I didn’t feel any sort of an ominous, heavy weight in the room until I was told of the real situation at hand.
The men behind the desk had guns strapped to their sides and wore bullet-proof vests, or so I was told, a voice whispering in my ear.
Oh, there was still some lingering aggravation on my part, but by that point I was going along with the program. I would soon have my package.
I’d been aggravated for weeks, on account that my braille display (electronic braille machine) had stopped working after only one year’s use. I wasn’t particularly hard on it and I’d done nothing to damage it, unlike my dear departed first Mac laptop.
The line of braille is little metal dots, poking up, and then, one day, some on the left side just decided they no longer wanted to do their job. This made reading the first few words of each line nearly impossible. What a way to aggravate me.
I waited and finally I phoned the necessary number and requested a repair. Mine would be sent back, across the border, and a temporary replacement would be sent to me in the meantime.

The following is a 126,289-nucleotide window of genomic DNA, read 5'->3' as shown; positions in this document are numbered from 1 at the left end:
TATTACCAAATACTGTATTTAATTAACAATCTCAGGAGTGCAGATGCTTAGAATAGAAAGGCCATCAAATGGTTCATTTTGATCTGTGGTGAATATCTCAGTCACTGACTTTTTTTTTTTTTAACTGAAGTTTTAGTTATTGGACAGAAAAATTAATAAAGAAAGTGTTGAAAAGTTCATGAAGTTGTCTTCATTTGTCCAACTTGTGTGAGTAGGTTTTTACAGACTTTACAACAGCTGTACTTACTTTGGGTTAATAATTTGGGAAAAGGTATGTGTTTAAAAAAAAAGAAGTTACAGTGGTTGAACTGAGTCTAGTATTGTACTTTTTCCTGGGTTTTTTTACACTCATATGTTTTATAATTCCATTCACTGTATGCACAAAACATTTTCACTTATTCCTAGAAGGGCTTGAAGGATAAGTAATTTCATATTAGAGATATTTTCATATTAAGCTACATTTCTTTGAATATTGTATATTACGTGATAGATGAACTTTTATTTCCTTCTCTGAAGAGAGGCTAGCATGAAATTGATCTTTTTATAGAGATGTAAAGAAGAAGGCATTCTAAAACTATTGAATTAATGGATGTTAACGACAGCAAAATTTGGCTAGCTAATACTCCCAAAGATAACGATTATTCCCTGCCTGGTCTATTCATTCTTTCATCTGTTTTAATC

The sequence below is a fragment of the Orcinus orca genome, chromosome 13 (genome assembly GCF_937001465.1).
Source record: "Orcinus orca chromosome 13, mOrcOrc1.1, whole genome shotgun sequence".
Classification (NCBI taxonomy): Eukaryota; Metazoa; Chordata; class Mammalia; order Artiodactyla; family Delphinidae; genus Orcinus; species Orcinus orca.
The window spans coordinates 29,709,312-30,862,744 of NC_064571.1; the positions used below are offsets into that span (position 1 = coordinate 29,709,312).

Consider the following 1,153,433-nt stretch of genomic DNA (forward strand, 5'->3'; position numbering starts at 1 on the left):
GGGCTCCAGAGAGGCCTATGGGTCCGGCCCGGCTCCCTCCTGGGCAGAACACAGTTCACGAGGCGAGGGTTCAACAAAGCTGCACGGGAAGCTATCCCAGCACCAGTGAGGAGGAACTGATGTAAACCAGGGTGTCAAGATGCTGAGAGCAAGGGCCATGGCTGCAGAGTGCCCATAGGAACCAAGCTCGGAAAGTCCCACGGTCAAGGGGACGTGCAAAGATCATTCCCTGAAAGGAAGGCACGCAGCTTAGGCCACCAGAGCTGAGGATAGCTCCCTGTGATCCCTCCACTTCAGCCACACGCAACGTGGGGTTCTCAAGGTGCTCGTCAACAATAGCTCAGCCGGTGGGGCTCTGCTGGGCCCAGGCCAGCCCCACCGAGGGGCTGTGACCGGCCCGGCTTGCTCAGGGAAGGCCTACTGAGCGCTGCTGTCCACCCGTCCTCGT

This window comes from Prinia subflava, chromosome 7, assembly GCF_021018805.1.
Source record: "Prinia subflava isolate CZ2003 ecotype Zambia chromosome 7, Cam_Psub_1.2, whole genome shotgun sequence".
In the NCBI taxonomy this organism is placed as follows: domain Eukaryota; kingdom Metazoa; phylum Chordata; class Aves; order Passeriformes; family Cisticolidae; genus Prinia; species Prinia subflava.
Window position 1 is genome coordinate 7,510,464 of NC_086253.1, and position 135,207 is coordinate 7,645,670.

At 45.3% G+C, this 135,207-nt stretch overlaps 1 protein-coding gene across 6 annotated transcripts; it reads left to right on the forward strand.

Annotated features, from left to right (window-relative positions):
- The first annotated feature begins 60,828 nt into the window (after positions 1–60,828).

Quite the switch. Still, I didn’t anticipate any problems until I was notified that the delivery service could not deliver it to me.
I needed to fill out, print out forms and take them to Canada Customs for clearance.
It was a whole thing, for a time there, but now that I have the loaner here, all that aggravation feels so far away.
I can, once more, read articles and essays, thanks to the magic of Bluetooth and my iPhone.
I can write and read back what I’ve written. I can spellcheck my writing and edit my own work.
It’s so nice to have all that aggravation behind me, for now, and I am thankful I held my temper and frustration/aggravation in front of those customs guys with the guns – only for precaution of course.
Easy gentlemen. I’m no smuggler.
End of the week prompt word for Just Jot It January
This, That, and the Other